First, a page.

A photograph resulting from an investigation into the Large Hadron Collider particle accelerator at CERN (the European Organization for Nuclear Research) served as inspiration for the Basque artist Gotzon Huegun when making the greatest sculptural piece of his long career. It is an oak mural made up of 12 carved sections, which together create the image of the collision of the accelerator’s particles. In addition to the aesthetic beauty of the “Colisión de Hadrones” (“Hadron Collision”) mural, what is interesting about this piece of art is the fact that Huegun used a traditional method of carving –more associated with the decoration of furniture or the representation of costumbrist symbols and scenes– to breathe life into an event of nature almost unprecedented for mankind.
In the more than 20 years that he has been sculpting (work that he combines with his participation in international symposiums, where he has obtained several prizes and diplomas), the leitmotiv of his work has always been the representation of nature: a sculpture painting of a stump, a nano-photograph of neural connections, a woodshed, or an oversized lichen featuring surprising realism. Human figures have also been present during several periods of his career: a piece in cherry wood of a mother nursing her daughter, an African figure in pine painted with rust, or an intertwined couple in poplar.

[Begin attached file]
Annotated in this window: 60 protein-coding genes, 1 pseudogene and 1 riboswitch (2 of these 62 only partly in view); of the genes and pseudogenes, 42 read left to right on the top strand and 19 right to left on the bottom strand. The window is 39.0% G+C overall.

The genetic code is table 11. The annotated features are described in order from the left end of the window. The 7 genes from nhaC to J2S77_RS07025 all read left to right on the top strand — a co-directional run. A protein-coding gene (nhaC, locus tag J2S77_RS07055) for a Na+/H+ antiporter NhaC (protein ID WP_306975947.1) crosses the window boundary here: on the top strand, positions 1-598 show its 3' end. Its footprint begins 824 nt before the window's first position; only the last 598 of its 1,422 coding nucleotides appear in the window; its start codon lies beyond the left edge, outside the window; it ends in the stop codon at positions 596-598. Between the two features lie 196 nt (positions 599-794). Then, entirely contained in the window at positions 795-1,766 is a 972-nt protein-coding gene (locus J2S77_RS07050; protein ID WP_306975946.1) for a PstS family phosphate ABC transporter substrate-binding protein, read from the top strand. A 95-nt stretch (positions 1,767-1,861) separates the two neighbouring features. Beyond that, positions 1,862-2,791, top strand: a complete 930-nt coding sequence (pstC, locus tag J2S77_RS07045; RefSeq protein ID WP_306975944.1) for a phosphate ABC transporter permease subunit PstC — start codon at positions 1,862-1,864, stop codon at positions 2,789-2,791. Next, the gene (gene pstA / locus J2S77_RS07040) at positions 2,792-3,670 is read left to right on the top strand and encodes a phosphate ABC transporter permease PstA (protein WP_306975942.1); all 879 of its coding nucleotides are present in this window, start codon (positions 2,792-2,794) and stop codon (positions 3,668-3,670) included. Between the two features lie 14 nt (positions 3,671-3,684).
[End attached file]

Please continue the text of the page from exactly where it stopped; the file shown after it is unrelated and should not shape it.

In addition to wood carving, Huegun also chisels pieces in stone: a sculpture of a pregnant woman in black marble from Markina was exhibited for years in the gardens of the Miramar Palace in San Sebastián, becoming one of the favorite resources of couples taking wedding photos around the building. Likewise, the artist has exhibited his work at the Basque Maritime Museum and at the San Sebastián Aquarium (his polychrome wood technique has allowed him to create sea-related sculpture paintings of great depth), as well as having numerous public pieces on display in different locations in the Basque Country.
The most noteworthy art by Gotzon Huegun is currently on display in the Navarrese town of Azkarate, in an exhibition hall that the artist set up next to his studio. A visit to this space allows the viewer to learn more about the new language developed by this creator, attracted by the formulation of new Basque sculpture, the aesthetics of the local soul, and the Oteiza school.
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